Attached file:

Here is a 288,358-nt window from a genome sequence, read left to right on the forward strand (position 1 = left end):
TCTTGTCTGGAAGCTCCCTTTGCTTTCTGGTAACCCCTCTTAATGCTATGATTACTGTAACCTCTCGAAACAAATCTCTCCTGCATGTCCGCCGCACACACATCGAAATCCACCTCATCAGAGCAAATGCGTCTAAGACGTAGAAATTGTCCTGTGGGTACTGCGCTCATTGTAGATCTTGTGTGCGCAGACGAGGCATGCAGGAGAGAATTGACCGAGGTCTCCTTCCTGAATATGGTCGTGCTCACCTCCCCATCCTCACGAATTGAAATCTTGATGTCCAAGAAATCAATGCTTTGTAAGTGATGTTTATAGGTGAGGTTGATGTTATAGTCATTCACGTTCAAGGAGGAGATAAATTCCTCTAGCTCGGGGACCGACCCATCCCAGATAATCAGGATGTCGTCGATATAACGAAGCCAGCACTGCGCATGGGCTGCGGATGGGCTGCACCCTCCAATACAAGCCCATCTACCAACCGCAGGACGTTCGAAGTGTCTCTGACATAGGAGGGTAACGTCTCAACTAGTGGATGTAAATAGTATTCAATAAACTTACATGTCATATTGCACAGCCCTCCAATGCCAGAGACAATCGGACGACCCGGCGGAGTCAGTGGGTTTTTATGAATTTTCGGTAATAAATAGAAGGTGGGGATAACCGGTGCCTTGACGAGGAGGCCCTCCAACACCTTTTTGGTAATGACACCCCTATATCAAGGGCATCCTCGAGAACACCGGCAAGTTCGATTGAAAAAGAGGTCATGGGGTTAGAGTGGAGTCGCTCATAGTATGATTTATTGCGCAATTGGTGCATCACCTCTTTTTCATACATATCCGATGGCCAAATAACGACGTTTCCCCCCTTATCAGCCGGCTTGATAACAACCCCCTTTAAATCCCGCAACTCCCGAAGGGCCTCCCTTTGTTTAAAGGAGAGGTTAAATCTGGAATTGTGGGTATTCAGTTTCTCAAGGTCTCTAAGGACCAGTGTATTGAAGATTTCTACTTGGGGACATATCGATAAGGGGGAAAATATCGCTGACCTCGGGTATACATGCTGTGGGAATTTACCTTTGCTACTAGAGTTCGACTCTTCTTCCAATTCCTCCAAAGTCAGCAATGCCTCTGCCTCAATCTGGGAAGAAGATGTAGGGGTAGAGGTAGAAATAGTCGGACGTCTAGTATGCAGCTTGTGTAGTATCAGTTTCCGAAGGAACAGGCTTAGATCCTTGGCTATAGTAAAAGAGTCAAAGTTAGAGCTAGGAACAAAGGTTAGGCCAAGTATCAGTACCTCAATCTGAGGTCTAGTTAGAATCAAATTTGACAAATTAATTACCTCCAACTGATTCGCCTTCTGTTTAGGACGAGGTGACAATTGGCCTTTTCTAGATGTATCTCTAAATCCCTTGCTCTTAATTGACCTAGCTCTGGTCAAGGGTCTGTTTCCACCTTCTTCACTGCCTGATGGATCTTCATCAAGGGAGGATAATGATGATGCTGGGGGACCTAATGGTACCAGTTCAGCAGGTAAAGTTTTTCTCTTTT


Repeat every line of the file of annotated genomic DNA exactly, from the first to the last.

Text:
Here is a 288,358-nt window from a genome sequence, read left to right on the forward strand (position 1 = left end):
TCTTGTCTGGAAGCTCCCTTTGCTTTCTGGTAACCCCTCTTAATGCTATGATTACTGTAACCTCTCGAAACAAATCTCTCCTGCATGTCCGCCGCACACACATCGAAATCCACCTCATCAGAGCAAATGCGTCTAAGACGTAGAAATTGTCCTGTGGGTACTGCGCTCATTGTAGATCTTGTGTGCGCAGACGAGGCATGCAGGAGAGAATTGACCGAGGTCTCCTTCCTGAATATGGTCGTGCTCACCTCCCCATCCTCACGAATTGAAATCTTGATGTCCAAGAAATCAATGCTTTGTAAGTGATGTTTATAGGTGAGGTTGATGTTATAGTCATTCACGTTCAAGGAGGAGATAAATTCCTCTAGCTCGGGGACCGACCCATCCCAGATAATCAGGATGTCGTCGATATAACGAAGCCAGCACTGCGCATGGGCTGCGGATGGGCTGCACCCTCCAATACAAGCCCATCTACCAACCGCAGGACGTTCGAAGTGTCTCTGACATAGGAGGGTAACGTCTCAACTAGTGGATGTAAATAGTATTCAATAAACTTACATGTCATATTGCACAGCCCTCCAATGCCAGAGACAATCGGACGACCCGGCGGAGTCAGTGGGTTTTTATGAATTTTCGGTAATAAATAGAAGGTGGGGATAACCGGTGCCTTGACGAGGAGGCCCTCCAACACCTTTTTGGTAATGACACCCCTATATCAAGGGCATCCTCGAGAACACCGGCAAGTTCGATTGAAAAAGAGGTCATGGGGTTAGAGTGGAGTCGCTCATAGTATGATTTATTGCGCAATTGGTGCATCACCTCTTTTTCATACATATCCGATGGCCAAATAACGACGTTTCCCCCCTTATCAGCCGGCTTGATAACAACCCCCTTTAAATCCCGCAACTCCCGAAGGGCCTCCCTTTGTTTAAAGGAGAGGTTAAATCTGGAATTGTGGGTATTCAGTTTCTCAAGGTCTCTAAGGACCAGTGTATTGAAGATTTCTACTTGGGGACATATCGATAAGGGGGAAAATATCGCTGACCTCGGGTATACATGCTGTGGGAATTTACCTTTGCTACTAGAGTTCGACTCTTCTTCCAATTCCTCCAAAGTCAGCAATGCCTCTGCCTCAATCTGGGAAGAAGATGTAGGGGTAGAGGTAGAAATAGTCGGACGTCTAGTATGCAGCTTGTGTAGTATCAGTTTCCGAAGGAACAGGCTTAGATCCTTGGCTATAGTAAAAGAGTCAAAGTTAGAGCTAGGAACAAAGGTTAGGCCAAGTATCAGTACCTCAATCTGAGGTCTAGTTAGAATCAAATTTGACAAATTAATTACCTCCAACTGATTCGCCTTCTGTTTAGGACGAGGTGACAATTGGCCTTTTCTAGATGTATCTCTAAATCCCTTGCTCTTAATTGACCTAGCTCTGGTCAAGGGTCTGTTTCCACCTTCTTCACTGCCTGATGGATCTTCATCAAGGGAGGATAATGATGATGCTGGGGGACCTAATGGTACCAGTTCAGCAGGTAAAGTTTTTCTCTTTT